Lecturing

Its Workplace

Lecturing suits the analytical, studious personality profile. You will need to be an academic high achiever and enjoy study.

Lecturers must have a first degree at Bachelor or Masters level and often a PhD. To progress your career you will need to continue on the research path and endeavour to publish articles or books. Universities offer structured career pathways to professorship, dean, vice chancellor and many other tangential posts of responsibility such as Director of a Business School.

Whilst the commercial work environment has metamorphosed from being predominantly people-influenced to task-focused, high-level educational establishments are one of the last employment bastions where politics is rife. And from my experience of coaching professors and lecturers the frustration is evident when they are struggling to implement forward-thinking policy against a political sea wall incorporating personality differences, tactical innuendo, apathy and obstruction. I know that within Universities there can be a tendency for silo thinking and protectionism and this is an understandable reaction when you realise that the corporate goals are difficult to define and to act as a motivator or rallying call, whereas commercial organisations can singularly focus on the bottom line as the ultimate goal and where annual report and share price are transparent indicators of performance.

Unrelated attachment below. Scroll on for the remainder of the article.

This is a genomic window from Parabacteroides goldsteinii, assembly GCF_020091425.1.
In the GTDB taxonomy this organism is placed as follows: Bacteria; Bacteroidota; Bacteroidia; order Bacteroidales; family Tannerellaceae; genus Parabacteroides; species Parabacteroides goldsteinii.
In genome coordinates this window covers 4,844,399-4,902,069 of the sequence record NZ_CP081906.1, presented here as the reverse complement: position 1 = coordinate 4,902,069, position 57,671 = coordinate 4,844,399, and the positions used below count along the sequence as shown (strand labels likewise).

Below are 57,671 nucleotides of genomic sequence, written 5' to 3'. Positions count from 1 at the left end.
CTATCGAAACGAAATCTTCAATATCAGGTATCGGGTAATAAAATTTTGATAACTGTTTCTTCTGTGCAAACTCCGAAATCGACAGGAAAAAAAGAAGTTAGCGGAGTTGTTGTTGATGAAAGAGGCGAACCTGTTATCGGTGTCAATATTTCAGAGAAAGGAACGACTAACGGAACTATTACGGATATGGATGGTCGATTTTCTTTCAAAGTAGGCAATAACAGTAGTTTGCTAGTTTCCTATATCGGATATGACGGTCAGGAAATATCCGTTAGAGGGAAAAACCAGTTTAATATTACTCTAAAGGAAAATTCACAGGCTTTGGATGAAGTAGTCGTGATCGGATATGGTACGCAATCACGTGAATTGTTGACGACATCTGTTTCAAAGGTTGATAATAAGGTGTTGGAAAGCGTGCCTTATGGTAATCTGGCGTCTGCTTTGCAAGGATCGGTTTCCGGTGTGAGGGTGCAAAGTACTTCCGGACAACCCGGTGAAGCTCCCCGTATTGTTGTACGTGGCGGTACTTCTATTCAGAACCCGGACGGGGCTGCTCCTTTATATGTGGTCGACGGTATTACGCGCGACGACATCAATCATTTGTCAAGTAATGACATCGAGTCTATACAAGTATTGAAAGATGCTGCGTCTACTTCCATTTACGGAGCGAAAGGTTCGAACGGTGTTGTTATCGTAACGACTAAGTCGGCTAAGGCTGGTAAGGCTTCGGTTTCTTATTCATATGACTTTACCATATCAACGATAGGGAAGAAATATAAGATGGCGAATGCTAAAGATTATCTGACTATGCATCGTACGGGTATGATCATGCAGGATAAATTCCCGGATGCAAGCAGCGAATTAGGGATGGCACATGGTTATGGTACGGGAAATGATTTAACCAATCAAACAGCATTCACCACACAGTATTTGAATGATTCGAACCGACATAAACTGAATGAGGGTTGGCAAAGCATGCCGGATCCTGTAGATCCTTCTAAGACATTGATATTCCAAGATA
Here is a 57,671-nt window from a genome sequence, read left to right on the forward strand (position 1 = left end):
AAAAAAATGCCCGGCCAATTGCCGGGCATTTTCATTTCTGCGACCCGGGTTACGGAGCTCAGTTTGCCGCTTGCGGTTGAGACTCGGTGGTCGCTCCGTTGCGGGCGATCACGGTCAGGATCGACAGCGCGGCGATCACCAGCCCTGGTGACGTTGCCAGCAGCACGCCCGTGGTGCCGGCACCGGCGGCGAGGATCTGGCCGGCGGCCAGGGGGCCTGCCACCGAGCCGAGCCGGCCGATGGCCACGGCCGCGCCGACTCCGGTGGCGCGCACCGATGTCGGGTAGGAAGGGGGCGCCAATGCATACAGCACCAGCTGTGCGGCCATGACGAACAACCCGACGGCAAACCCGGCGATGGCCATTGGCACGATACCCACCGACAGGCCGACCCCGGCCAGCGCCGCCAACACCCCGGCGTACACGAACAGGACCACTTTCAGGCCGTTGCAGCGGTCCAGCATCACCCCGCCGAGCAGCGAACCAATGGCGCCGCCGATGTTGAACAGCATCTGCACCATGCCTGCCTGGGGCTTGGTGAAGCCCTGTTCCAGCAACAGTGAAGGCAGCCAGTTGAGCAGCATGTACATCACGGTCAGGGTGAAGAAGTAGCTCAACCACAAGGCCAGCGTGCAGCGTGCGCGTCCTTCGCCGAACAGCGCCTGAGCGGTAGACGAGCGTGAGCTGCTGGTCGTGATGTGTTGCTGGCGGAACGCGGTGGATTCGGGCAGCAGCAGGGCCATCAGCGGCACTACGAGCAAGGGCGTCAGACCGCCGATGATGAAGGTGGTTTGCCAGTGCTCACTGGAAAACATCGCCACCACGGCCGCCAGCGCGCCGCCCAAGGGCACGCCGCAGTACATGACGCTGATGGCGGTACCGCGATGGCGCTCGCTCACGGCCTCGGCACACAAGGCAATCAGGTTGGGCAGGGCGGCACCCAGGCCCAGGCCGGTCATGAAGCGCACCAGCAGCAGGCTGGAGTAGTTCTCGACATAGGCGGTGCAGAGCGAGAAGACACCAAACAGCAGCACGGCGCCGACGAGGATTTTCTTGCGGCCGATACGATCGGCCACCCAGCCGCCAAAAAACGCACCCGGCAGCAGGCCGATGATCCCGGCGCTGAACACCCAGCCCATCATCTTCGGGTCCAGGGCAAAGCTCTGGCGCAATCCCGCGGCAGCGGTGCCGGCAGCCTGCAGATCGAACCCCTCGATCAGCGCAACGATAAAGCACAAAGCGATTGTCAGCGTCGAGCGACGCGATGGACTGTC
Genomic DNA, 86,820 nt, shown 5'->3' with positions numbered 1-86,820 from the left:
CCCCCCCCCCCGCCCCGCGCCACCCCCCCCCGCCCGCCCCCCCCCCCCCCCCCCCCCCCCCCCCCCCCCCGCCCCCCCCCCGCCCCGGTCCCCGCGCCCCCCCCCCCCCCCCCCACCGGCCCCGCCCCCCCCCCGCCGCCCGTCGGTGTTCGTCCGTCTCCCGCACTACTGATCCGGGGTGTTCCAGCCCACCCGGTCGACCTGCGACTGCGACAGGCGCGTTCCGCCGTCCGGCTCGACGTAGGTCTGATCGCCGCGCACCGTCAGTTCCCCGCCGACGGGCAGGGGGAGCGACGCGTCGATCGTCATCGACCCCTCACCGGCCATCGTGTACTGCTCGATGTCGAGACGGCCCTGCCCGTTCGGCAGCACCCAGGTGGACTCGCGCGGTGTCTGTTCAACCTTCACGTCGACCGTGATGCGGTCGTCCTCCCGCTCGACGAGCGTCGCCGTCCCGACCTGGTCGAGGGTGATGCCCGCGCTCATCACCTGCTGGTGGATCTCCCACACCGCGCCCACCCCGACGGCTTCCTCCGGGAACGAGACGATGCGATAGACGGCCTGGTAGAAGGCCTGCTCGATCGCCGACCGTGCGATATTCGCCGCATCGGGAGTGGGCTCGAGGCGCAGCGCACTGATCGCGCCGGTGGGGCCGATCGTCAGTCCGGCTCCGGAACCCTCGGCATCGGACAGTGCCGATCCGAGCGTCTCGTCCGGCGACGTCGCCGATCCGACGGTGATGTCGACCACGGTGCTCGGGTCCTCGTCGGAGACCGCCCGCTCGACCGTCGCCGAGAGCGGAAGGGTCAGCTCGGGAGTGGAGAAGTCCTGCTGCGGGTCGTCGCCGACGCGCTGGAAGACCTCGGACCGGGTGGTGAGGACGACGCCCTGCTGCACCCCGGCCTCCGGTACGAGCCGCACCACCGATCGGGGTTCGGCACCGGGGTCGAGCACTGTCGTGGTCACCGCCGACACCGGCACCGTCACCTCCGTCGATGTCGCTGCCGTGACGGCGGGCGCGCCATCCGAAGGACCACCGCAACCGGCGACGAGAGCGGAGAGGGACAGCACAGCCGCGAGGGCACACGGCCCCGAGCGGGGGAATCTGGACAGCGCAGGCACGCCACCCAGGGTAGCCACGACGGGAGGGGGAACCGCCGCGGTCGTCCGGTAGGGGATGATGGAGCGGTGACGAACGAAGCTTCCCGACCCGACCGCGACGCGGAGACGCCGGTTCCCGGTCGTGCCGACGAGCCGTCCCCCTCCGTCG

Universities have wider responsibilities. They too must manage income against expenditure but they must also offer educational opportunities to the widest spectrum of society, to the rich and the less well-off, to the very intelligent and the less bright. And whilst conforming to these grand mission objectives, they must compete with each other and demonstrate through yardsticks such as passes, failures, satisfaction and dropouts surveys that, however relatively, they are doing a good job. Balancing the need to manage the budget, concurrent with the less definitional responsibility of encouraging students to develop their intellectual capacity through learning and debate, is a unique challenge for academic institutions, particularly where student fees are increasing and government financial support is constricting.

Learning is a development process which often is an unknown journey and never a destination. It discovers, questions, debates, discusses, argues, agrees, disagrees and creates a mentality where students can enter the world of work feeling more confident, more competent, more interrogatory and what they don't know, they know how to find out. As an educationist you will have the opportunity to develop courses which reflect the current needs and trends, embracing blended and flexible learning as a facilitator of the learning process.

Blogs, Twitter, Facebook, Linkedin, eLearning and Podcasting will all be a part of your remit meshed with lectures and tutorials – exciting times.

Skills for Lecturing for the Analyst

The intellectual and academic rigour required will suit the Analytical personality profile. The environment of continual discovery through academic research will be the catalyst for challenge and on-going motivation and I believe that good lecturers will empathise closely with the student’s mentality in their constant quest for knowledge.

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